Category Archives: Minding my life

I find myself in other people’s stories. Maybe you will find yourself in mine. In “Minding My Life” posts I get up close and personal with the stuff of life. Sometimes reflectively, sometimes currently, sometimes imaginatively. Always, as happens from the writing of it, mindfully.

Between binging and deprivation, a sweet spot

[If you follow Heidi’s Table on Facebook, then you will recognize some of what follows from a recent post there. Topics of food and eating are —for better or for worse— very near and dear to me. Today I’d love to bring some fresh air to a topic which can sometimes be fraught.]

I’ve come a long way from the eating disordered habits of my teens and young twenties, but food, and eating in general, remains an area where I meet my edge.

A few weeks ago I binged on a pint of Coconut Bliss, a delicious frozen treat which, sure, doesn’t have dairy (something I don’t do well with) and, sure, doesn’t have refined sugar or corn syrup (which are the equivalent of crack-cocaine for me), but still: we are not talking healthy here. Agave, which is what it is sweetened with, is sugar no matter what label of good or of bad we slap on it. And it was a binge. I didn’t even kid myself when I bought it: my lover was out of town and I got it with the intent of going home and curling up on the couch to binge on Coconut Bliss and Orange is the New Black. All of which I did.

When it comes to eating well and cultivating a loving relationship with myself and with food, what comes to mind is what the parenting and step-parenting research has shown to be true for bringing up well-adjusted and balanced kids: authoritarian (rules- and judgment- and punishment-based) doesn’t work. Neither does permissive (everything and anything is OK). Both authoritarian and permissive styles can actually be quite harmful. And neither sees the actual child. (The authoritarian parent’s eyes can’t see the actual child what for all the rules and judgments in the way, while the permissive parent can’t find the child because, oh well, whatever! I don’t know… Do whatever you want, honey, it doesn’t matter… Both styles can leave the kid with a sense of not mattering much, not being seen, not to mention unclarity about their place in their family and by extension the bigger world.)

Authoritative is where it’s at. Authoritative is kind and loving and firm, wherein firmness is about loving limits. And when limits are crossed, which is a natural part of life and of growing up, then there are consequences rather than punishments.

In relation to my eating, a kind with loving limits approach might look like eating good-for-me things and preparing them in yummy ways, and from time to time eating foods that are just plain old feel-good treats (within healthy limits and provided they aren’t total crap). The feel-good-treats wouldn’t be for every day or maybe even for every week, but from time to time, yes. Maybe the loving limit for me next time with Coconut Bliss would be not buying it to eat alone, but to share with someone. Or making my own Coconut Milk-Strawberry-Banana-Frozen-Treat-That-I-Can’t-Find-A-Good-Name-For (but is only sweetened with frozen fruit) and having a big bowl of that while I watch the colorful drama of prison life unfold.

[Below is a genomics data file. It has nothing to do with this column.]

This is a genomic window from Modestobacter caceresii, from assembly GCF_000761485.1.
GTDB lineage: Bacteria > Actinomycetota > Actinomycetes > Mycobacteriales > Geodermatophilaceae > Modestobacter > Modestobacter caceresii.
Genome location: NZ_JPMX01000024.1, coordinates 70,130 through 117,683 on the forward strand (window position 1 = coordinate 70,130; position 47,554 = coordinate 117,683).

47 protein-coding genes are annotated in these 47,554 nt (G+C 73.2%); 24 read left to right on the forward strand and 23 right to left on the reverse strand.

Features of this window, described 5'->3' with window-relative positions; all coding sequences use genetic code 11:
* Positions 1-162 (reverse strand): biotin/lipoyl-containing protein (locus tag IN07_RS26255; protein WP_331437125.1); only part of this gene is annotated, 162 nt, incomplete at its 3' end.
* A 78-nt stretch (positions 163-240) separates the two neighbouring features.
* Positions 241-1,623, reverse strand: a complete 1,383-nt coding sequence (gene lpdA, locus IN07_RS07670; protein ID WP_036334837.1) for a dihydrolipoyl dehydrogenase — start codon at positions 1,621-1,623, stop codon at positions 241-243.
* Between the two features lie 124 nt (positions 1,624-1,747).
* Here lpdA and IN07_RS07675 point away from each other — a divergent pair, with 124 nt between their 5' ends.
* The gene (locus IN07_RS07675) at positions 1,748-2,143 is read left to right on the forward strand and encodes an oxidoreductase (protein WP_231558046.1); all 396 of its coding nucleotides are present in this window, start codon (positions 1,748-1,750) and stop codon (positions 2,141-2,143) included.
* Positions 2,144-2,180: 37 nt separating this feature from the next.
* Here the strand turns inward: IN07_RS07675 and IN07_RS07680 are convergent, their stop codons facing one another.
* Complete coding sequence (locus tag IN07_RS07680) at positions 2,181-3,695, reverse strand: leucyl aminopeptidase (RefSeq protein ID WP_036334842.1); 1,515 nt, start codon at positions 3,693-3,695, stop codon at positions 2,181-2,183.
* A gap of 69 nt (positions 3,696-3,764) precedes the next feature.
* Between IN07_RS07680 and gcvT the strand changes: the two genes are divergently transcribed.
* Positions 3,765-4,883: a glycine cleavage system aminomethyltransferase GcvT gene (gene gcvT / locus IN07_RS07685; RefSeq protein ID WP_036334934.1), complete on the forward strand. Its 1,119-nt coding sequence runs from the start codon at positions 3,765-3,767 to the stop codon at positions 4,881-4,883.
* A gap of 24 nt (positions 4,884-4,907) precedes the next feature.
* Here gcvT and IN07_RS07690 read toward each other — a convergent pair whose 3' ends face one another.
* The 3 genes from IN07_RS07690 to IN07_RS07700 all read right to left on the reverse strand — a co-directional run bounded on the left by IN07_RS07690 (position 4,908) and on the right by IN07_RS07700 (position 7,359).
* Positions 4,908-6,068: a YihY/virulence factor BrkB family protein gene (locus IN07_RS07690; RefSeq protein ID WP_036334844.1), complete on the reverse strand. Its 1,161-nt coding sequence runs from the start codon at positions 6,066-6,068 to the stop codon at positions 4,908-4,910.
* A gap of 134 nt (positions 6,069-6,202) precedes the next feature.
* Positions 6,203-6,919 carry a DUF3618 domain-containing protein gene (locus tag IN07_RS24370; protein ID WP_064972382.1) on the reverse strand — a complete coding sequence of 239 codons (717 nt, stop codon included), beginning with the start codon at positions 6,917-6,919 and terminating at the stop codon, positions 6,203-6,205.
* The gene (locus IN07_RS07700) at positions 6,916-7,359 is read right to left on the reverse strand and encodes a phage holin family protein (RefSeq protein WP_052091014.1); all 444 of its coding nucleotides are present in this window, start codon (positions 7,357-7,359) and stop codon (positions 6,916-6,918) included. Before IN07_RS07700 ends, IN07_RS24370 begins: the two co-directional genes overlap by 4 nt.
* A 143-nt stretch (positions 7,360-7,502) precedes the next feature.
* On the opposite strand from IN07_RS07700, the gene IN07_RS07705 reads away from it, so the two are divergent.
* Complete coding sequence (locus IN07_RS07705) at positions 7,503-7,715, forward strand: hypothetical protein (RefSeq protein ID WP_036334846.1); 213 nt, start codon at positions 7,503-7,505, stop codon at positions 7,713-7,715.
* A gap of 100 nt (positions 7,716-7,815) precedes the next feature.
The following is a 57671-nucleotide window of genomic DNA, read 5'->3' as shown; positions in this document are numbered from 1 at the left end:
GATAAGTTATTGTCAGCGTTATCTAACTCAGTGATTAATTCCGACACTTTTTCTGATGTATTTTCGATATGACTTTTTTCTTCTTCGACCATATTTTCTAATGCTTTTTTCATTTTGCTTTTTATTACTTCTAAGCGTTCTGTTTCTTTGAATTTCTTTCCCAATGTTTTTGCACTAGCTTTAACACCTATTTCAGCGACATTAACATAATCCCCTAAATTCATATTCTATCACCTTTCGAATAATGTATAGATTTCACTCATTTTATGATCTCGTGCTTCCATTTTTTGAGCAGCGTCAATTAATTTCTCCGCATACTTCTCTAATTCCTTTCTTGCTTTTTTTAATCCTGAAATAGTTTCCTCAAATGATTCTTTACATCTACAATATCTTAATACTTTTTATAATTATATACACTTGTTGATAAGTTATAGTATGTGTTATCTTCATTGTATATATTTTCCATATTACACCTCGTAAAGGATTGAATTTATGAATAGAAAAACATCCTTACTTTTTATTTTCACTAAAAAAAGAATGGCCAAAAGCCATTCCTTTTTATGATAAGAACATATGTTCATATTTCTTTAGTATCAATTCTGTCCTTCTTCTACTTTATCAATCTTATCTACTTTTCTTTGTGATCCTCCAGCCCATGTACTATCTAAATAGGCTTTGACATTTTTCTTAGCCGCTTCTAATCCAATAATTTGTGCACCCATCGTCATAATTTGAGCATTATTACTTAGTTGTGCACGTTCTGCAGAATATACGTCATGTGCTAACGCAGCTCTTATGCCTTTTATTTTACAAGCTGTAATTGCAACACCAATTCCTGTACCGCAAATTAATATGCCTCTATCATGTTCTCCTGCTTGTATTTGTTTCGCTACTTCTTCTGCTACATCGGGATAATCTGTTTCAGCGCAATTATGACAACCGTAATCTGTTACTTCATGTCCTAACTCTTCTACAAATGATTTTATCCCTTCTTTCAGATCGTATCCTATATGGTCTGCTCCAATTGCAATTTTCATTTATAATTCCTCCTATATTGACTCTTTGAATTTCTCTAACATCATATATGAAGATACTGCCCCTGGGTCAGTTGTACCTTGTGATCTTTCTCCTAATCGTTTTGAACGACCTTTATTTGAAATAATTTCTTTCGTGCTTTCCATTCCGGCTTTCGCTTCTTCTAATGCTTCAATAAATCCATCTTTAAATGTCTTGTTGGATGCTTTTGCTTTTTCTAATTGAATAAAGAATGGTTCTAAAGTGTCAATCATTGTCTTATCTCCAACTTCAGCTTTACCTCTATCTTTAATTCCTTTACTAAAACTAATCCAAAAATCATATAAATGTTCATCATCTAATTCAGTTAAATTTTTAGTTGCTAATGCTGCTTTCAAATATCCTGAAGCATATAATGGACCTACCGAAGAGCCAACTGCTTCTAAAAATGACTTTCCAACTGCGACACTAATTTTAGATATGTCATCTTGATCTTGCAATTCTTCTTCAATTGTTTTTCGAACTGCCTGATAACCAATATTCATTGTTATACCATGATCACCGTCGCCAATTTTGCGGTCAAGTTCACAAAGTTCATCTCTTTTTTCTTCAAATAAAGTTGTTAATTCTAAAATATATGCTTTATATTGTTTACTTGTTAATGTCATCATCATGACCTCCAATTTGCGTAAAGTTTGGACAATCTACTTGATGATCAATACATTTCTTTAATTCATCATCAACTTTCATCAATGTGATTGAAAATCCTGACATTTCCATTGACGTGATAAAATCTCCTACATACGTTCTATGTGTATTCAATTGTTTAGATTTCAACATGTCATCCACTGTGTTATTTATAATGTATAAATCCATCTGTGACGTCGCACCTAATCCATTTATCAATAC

Being kind and having loving limits around food is, in some ways, harder than both the rules- and punishment-based and the anything-goes approach. It’s not automatic for me. Kind and loving limits involve mindfulness and intention, neither of which I can practice without being present (rather than checked out) which involves turning toward rather than away from myself. And when a limit is crossed such as binging on a pint of Coconut Bliss, the consequence for binging could be simply the 2 + 2 = 4 kind of discomfort of feeling bloated and icky for the night and, depending on how often it happens, my pants getting tighter and, by extension, getting dressed becoming stressful. Whereas the judgment and punishment approach might sound rather mean: what the hell is wrong with you?! After all these years, still? Really?! Followed by, the next day, deprivation. And the anything-goes approach would probably not even call it a binge.

Teen-me’s and early-20’s-me’s habits around food involved a constant back and forth from judgment and punishment (diets, deprivation, and following a binge, purging) to anything-goes (binging and compulsive eating). The sweet spot of balance lies somewhere in the middle: I nourish myself with food that my body appreciates, I get to experiment and play around with making healthy foods that are also delicious, and I don’t punish myself when I do binge.

This all brings me to a bigger question, inquiry around which has become an underlying theme for me over the years. (Is it a coincidence that the qualities I list below are the very same things I want for my clients to receive when they visit Heidi’s Table?)

What is it that I am wanting, ultimately and immediately, from a binge?

Comfort. Preferably in the form of sweetness. Gooey and smooth is good.

And what is it that you want from that?

Aside from the obvious fact that sugar just tastes so freaking good? Hmm…it’s got something to do with home. With feeling at home.